But even Albuquerque gets played by Big Tech:

  • Instead of a Facebook office, it has a Facebook data center, which has created thousands of short-term construction gigs, but will ultimately employ just 300 people long term.
  • And to get Facebook even to go that far required $30 billion in industrial revenue bonds on the company’s behalf, which will result in tax breaks over the next 30 years, per the Albuquerque Business Journal. Meanwhile, there are side effects: Facebook has taken such a huge share of the city's construction workforce that airport renovations are delayed.
  • Netflix made waves in Albuquerque when it decided to put its North American studio headquarters in the city. It promised to spend at least $1 billion producing TV shows and movies in Albuquerque over the next decade. But Netflix paid just $30 million for the existing facility it will occupy, a complex that cost the city $91 million to build.

Albuquerque Mayor Tim Keller defends the Netflix deal. "No one has any bad taste in their mouth."

The companies did not respond to requests for comment.

2. A new call to limit facial recognition

Illustration: Sarah Grillo/Axios

Pre-identified photos of half the U.S. adult population are searchable in law enforcement databases. Jake Laperruque, a contributor to Axios Expert Voices and senior counsel with the Constitution Project at the Project on Government Oversight, explores the risks around facial recognition technologies and how lawmakers may respond.

The expanded use of facial recognition by law enforcement agencies poses significant risks, from misidentifications and unlawful targeting to the danger of disclosing sensitive information about people's daily lives.

Both federal and state lawmakers are trying to address these risks while responding to pressure from law enforcement and from Big Tech companies like Amazon and Microsoft.

The big picture:

  • The technology threatens to end anonymity, a right critical to common sensitive activities and recognized by the Supreme Court as a key First Amendment shield. In China, a facial recognition surveillance dragnet can quickly track down individuals in cities of millions. U.S. networks are not far behind.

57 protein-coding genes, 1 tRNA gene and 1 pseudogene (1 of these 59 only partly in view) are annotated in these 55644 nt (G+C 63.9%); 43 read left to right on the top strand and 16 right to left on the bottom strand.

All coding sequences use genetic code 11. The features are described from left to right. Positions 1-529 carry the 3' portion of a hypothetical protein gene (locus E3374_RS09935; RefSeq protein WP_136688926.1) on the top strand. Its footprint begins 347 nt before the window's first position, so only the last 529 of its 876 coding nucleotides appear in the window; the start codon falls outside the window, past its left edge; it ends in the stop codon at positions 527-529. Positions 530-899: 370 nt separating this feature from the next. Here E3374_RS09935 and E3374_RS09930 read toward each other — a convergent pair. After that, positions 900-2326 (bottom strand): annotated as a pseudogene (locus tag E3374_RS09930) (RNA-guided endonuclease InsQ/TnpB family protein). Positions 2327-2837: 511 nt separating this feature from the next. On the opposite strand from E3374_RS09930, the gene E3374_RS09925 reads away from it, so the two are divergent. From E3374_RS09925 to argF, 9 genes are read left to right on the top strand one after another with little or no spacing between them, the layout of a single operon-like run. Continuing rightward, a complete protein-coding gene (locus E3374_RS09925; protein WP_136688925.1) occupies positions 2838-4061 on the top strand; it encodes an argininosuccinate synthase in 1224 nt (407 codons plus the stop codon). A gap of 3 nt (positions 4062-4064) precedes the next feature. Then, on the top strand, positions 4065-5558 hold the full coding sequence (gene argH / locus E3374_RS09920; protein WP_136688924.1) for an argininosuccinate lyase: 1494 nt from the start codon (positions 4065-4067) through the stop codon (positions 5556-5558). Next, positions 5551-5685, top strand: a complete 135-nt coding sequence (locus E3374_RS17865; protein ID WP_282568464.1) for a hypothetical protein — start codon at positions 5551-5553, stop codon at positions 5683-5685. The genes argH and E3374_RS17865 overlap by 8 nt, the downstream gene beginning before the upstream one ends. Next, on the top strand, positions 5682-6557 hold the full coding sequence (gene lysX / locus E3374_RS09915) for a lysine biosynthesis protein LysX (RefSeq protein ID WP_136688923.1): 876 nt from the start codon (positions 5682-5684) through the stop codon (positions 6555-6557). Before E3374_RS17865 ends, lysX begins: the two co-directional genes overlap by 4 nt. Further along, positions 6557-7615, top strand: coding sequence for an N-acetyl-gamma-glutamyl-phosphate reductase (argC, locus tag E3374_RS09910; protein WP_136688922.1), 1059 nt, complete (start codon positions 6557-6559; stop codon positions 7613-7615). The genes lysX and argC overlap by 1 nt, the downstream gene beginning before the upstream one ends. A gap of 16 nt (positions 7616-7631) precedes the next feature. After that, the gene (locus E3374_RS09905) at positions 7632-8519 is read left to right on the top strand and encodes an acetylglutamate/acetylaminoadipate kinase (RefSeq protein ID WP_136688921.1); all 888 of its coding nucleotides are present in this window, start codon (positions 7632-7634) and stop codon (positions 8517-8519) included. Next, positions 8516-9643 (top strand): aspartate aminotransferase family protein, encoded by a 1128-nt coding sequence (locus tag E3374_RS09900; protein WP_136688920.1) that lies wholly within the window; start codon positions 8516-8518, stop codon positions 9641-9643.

• It could endanger public safety. One study of real-time facial recognition found misidentifications were 10 times more frequent than proper identifications, and MIT research has revealed high error rates for women and people of color. Without proper checks, a computer error could lead officers to arrest or use force against innocent individuals.
  • It could limit free exercise of protected rights. Baltimore police used facial recognition to disrupt a lawful protest by identifying and arresting anyone with an outstanding warrant. An FBI presentation includes the use of facial recognition to identify attendees at political rallies.

What's needed: Limiting the use of facial recognition to serious crimes and requiring police to secure a judge's permission to use the technology, based on probable cause, could lower the risk of abuse.

  • Approval might be granted to identify a suspect committing a crime on a security camera, for example, but not to build a database of attendees at a political event.

Go deeper: 

3. AI and groupthink

Photo: Tatyana Makeyeva/TASS/Getty

A central promise of artificial intelligence is to automate away tedious routine tasks, but a lingering worry is that it will chip away at our humanity, causing people to lean on computers to the detriment of their ability to think critically.

Kaveh writes: A new survey from the PR firm Edelman, conducted last summer with 1,000 Americans, shows widespread worry around the social effects of swiftly advancing AI.

  • 74% said "intelligent and human-like" devices will lessen the need for interactions with other people and lead to more isolation.
  • 67% said AI increases the possibility of "digitally enhanced group think, lessening creativity and freedom of thought."
  • 71% said AI will lead to a "dumbing down of people."
"People tend to trust the information they are presented by their digital devices, and it’s possible with AI — given the vast amounts of personal data that drive those systems — to steadily persuade individuals and entire groups to a certain point of view."
— Gary Grossman, head of Edelman's AI center
4. Worthy of your time

Illustration: Rebecca Zisser/Axios

Banks and money laundering (The Economist)

The very different world of Chinese driverless cars (Patrick Lozada — Axios)

Black entrepreneurs shift from Silicon Valley to the South (Jessica Guynn, Nicquel Terry Ellis — USA Today)

Peak California (Byrne Hobart — Medium)

Murdoch company calls for Google breakup (Jamie Smyth — FT)

5. 1 mush thing: Iditarod's rebel dogs

Iditarod, 2015. Photo: Joshua Corbett/dpa/Getty

Nicolas Petit, a contestant in Alaska's storied Iditarod dogsled race, was sitting pretty with a five-hour lead when his dogs quit on him Monday.

Kaveh writes: Two of Petit's dogs had been fighting, and the French musher — the dogsled equivalent of a horse jockey — shouted at one, AP reports.

  • “I yelled at Joey, and everybody heard the yelling, and that doesn’t happen,” Petit said, according to the Iditarod Insider website. “And then they wouldn’t go anymore. Anywhere. So we camped here.”
  • Libby Riddles, winner of the 1985 Iditarod, told AP that "one sour grape" can take down a dog team.
  • “One dog that has a bad attitude, and it infects the whole rest of the team.”